It is warned of the side effects of the trendy “health aid” for cannabis, as 56 are ill with “adverse drug effects”.
- The drug and health products regulator warned of an increase
- “Adverse drug reactions” were particularly pronounced among the 50 to 59 year olds
- Cannabidoil is ingested by up to seven million people, drawn to claims that it helps
- The Food Standards Agency urged pregnant and breastfeeding women not to ingest it
The number of people suffering from harmful side effects of lifestyle treatment cannabidiol – an active ingredient in cannabis – rose from four in 2017 to 56 last year.
The Regulatory Authority for Medicines and Health Products warned that the increase in “adverse drug reactions” among 50 to 59-year-olds aged 28 since 2007 has been particularly pronounced.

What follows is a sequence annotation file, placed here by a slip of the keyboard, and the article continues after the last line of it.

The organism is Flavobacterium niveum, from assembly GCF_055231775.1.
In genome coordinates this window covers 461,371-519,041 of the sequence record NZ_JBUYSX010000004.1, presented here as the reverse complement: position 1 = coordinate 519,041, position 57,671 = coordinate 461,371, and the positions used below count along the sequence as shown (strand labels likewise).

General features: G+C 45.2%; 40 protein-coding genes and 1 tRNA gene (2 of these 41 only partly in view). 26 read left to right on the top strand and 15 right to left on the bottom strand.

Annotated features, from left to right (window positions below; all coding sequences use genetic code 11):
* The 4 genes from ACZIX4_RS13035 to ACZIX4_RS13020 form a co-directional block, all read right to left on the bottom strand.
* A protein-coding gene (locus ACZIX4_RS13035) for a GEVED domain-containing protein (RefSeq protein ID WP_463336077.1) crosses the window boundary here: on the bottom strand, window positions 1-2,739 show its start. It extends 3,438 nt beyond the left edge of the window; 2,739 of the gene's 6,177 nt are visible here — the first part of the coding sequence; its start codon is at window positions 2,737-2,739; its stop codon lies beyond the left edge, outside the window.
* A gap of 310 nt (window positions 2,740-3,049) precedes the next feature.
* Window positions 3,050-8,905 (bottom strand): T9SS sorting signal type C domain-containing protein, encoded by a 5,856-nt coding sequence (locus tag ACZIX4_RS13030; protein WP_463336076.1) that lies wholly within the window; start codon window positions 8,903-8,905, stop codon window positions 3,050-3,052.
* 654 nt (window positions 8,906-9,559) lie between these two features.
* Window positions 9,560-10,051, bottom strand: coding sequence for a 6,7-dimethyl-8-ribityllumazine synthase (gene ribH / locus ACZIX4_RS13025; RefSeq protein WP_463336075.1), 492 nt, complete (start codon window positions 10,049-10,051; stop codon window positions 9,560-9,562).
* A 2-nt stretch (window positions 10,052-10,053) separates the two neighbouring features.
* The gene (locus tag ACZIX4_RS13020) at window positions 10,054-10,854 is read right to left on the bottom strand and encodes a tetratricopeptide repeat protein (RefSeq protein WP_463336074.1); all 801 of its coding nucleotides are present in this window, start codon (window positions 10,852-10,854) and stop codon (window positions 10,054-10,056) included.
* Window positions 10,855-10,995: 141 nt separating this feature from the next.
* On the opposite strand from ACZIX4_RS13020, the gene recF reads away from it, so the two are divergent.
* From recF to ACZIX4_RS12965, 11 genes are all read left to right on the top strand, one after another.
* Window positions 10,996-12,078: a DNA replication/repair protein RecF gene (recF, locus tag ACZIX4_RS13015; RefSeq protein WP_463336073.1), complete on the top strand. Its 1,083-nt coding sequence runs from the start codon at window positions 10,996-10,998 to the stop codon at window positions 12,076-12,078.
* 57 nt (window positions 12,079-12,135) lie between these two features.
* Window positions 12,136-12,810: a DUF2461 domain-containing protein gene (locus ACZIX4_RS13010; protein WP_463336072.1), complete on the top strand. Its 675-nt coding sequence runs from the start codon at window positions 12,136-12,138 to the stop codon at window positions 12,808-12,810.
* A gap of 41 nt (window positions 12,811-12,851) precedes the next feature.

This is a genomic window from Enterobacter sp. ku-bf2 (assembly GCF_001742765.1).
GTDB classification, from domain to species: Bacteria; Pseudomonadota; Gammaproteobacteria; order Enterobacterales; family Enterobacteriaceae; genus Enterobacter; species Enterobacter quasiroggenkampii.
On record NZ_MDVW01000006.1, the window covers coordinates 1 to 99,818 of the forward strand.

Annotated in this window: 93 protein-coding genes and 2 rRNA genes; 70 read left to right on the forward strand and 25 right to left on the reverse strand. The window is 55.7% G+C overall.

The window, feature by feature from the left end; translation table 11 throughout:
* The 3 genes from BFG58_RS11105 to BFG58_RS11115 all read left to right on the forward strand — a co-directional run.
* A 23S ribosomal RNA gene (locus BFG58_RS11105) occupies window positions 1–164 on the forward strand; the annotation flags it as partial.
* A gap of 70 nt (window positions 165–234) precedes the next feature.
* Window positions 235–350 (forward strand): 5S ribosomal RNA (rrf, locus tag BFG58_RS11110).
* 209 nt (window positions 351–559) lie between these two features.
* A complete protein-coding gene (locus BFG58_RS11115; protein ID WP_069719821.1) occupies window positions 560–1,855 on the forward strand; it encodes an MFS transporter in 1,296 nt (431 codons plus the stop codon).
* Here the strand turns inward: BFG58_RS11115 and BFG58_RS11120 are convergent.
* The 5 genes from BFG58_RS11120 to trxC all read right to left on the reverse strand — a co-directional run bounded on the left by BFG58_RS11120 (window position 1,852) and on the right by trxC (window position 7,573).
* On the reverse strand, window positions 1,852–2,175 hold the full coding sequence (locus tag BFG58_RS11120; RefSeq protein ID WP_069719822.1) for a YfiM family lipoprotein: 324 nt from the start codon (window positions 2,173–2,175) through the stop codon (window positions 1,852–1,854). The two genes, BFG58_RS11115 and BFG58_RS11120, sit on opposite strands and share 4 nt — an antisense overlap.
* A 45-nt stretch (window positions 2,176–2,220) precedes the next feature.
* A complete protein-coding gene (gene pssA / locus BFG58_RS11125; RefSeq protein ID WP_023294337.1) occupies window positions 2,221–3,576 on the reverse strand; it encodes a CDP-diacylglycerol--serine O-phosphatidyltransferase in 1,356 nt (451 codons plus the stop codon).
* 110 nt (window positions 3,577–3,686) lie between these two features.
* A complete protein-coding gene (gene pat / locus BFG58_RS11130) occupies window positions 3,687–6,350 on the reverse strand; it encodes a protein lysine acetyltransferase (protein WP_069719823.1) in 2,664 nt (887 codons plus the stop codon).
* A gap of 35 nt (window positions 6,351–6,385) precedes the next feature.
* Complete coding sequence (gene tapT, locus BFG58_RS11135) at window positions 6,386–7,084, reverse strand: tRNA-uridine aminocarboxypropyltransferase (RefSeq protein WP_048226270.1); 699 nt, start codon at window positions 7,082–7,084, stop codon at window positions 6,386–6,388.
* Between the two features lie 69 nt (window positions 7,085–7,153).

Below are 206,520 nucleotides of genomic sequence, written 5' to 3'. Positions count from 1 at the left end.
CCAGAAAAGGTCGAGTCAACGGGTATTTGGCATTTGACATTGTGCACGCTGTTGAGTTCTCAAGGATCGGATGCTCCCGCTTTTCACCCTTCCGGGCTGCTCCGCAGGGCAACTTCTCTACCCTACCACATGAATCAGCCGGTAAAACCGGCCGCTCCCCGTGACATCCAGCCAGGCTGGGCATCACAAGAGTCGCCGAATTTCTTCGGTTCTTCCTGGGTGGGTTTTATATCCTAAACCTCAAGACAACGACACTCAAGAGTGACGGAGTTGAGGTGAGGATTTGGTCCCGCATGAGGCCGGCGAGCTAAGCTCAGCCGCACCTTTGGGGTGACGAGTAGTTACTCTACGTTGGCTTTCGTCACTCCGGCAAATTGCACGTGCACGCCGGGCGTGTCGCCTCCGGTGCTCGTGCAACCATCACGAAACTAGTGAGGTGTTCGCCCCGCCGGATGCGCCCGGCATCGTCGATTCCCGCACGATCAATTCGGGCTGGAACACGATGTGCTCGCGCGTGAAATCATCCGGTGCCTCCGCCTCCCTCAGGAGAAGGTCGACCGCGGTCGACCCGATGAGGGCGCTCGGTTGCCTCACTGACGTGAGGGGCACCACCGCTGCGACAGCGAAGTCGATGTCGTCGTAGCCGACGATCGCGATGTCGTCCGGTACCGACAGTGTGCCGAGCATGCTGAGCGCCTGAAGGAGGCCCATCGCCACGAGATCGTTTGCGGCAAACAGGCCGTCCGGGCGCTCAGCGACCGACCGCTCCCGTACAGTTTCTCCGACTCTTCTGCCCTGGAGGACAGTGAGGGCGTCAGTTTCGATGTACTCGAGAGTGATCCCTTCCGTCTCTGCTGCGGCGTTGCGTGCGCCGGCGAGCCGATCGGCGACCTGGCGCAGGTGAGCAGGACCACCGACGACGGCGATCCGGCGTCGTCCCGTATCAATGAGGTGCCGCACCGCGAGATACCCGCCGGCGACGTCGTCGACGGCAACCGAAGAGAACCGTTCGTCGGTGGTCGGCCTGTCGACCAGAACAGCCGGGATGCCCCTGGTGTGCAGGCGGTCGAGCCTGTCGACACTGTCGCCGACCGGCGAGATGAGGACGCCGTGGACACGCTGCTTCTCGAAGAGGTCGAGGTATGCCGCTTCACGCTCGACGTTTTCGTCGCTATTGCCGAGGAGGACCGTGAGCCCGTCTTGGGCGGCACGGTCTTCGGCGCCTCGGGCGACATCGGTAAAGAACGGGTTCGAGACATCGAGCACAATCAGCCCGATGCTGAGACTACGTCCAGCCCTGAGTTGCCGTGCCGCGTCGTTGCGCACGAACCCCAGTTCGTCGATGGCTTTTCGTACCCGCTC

Cannabidiol, or CBD, is used by up to seven million people, drawn to claims that it helps with skin conditions, depression, and insomnia, among other things.
The regulatory authority for drugs and health products warned that the increase in “adverse drug effects” among 50 to 59 year olds at 28 has been particularly pronounced since 2007 (file).
The £ 300 million industry is projected to be worth £ 1 billion by 2025.
However, the Food Standards Agency (FSA) has advised pregnant and breastfeeding women not to take them.
Possible side effects include diarrhea, drooling, and damaged immune and reproductive systems. In April, a 56-year-old US woman became the first person to die from it.
Cannabidiol, or CBD, is ingested by up to seven million people drawn to claims that it helps with skin conditions, depression, and insomnia, among other things.
CBD is a “novel food” and manufacturers must prove their safety before selling. But the FSA has given existing companies until March 31st to obtain a novel food license.
Tory MP Craig Mackinlay said the industry is “a wild west”.